July 1, 2013

99 Reasons Everyone Hates Facebook by Emmet Purcell



I received a copy of this book for review from the publisher via NetGalley. 

Description: Writer Emmet Purcell is a simple man with simple tastes. He likes keeping things short and simple, which is why Facebook appealed to him when it first surfaced. However, as it inevitably transformed from being a well-loved social outlet for friends and family into an egotistical, duck pose-laden, virtual farming-centric nightmare, he decided to take a humorous tongue-in-cheek ‘poke’ at the social website in his new release 99 Reasons Everyone Hates Facebook.

“With over one billion worldwide users, Facebook has become a part of our social identity…for good or ill. Mostly ill,” says Purcell. “But rather than wag a disapproving finger at the website itself, I decided to point out such inanities as creating a Facebook page for your pets, giving out WAY too much personal information, Face-Bragging and being one of the 48,000 people who have been suckered into clicking on ‘Join if you love your dad/mom/Jesus.”

99 Reasons Everyone Hates Facebook consists of nine chapters that contain 10-12 'Reasons' each, with each chapter focusing on some of the biggest Facebook offenders around. For example:

Reason #1 - Huge numbers of people gather together on Facebook to form the most pointless of groups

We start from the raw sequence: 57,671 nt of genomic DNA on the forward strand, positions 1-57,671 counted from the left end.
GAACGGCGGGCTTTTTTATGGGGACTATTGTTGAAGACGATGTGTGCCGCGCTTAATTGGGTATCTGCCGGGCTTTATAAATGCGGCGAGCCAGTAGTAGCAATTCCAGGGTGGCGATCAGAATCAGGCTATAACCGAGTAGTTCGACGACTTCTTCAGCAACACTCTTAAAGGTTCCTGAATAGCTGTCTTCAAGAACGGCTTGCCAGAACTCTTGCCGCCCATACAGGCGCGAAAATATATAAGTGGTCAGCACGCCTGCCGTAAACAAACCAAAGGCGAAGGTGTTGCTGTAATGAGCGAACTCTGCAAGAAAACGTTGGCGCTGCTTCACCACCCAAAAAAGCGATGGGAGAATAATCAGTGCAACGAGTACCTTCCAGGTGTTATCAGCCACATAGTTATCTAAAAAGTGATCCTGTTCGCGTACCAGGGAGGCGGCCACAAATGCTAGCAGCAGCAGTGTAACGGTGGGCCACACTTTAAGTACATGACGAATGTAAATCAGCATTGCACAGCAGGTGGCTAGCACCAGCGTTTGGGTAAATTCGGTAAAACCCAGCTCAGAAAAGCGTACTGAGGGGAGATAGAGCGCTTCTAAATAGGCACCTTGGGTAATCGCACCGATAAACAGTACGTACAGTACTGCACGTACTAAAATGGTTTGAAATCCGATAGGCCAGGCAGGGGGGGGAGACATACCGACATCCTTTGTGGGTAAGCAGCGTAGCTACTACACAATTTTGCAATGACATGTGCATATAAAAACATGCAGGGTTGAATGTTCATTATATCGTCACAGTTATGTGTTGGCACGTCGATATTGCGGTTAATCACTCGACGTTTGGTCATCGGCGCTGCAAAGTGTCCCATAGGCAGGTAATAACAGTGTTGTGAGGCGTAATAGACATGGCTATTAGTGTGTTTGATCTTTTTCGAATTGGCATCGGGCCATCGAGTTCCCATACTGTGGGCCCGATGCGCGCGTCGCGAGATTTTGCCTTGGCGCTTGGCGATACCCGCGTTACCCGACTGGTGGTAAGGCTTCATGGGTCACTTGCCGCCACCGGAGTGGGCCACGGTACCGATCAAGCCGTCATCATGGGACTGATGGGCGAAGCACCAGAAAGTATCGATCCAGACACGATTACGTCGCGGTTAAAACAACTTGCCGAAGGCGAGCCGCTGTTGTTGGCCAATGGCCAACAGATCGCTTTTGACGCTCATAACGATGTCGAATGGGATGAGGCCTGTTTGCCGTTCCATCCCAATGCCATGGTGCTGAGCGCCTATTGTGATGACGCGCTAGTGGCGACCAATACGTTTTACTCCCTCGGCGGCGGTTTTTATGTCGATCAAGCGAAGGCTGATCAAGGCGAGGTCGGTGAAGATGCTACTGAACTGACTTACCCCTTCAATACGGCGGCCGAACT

Reason #23 - Posting song lyrics as a status message
Reason #33 – Spending real money on virtual goods
Reason #64 - The plight of Facebook’s only other Mark Zuckerberg
Reason #70 - Facebook was mean to a really, really old woman
Reason #95 - Don't like Timeline? Tough luck

My Review: I still remember the day I first signed up for Facebook. I was studying abroad in England with several fellow Americans students (our school also has a British campus and about 100 students go there each semester). The day before finals, my friend and I decided we didn't want to stress about studying anymore, so we hopped on a train and spent a lovely spring afternoon in London visiting a park and museum and then later seeing a musical. When we returned to campus that evening, we found everyone in the computer lab, glued to their screens and gushing about how our university now had access to this website called Facebook and how we just HAD to sign up. Needless to say, not much studying was done that night since everyone was busy setting up their profiles and adding "friends." 

For the first few years, I loved Facebook and logged on often to share status updates, post pictures, and talk with friends. But over time, I've slowly moved most my online activities to other social media sites. (I think Matt Haughey sums up how I feel pretty well in his post "Why I love Twitter and barely tolerate Facebook".) I still log in to Facebook once a day to see if I have any messages, but I don't post quite as often to my personal account as I used to. I post more often on my blog and work pages, and I mostly check on updates from my close friends and family. 

When I saw this book, I knew it was one I'd enjoy. It was fun to read, and it really made me laugh! The 99 reasons are grouped into thematic chapters, and each reason is discussed in detail. I especially enjoyed the chapters on "Attention Seekers" and "Too Much Information." I have been guilty of some of these annoying Facebook behaviors in the past, but now I can look back and laugh at them and avoid repeating them. If you're looking for a quick, humorous read, 99 Reasons Everyone Hates Facebook does not disappoint. 

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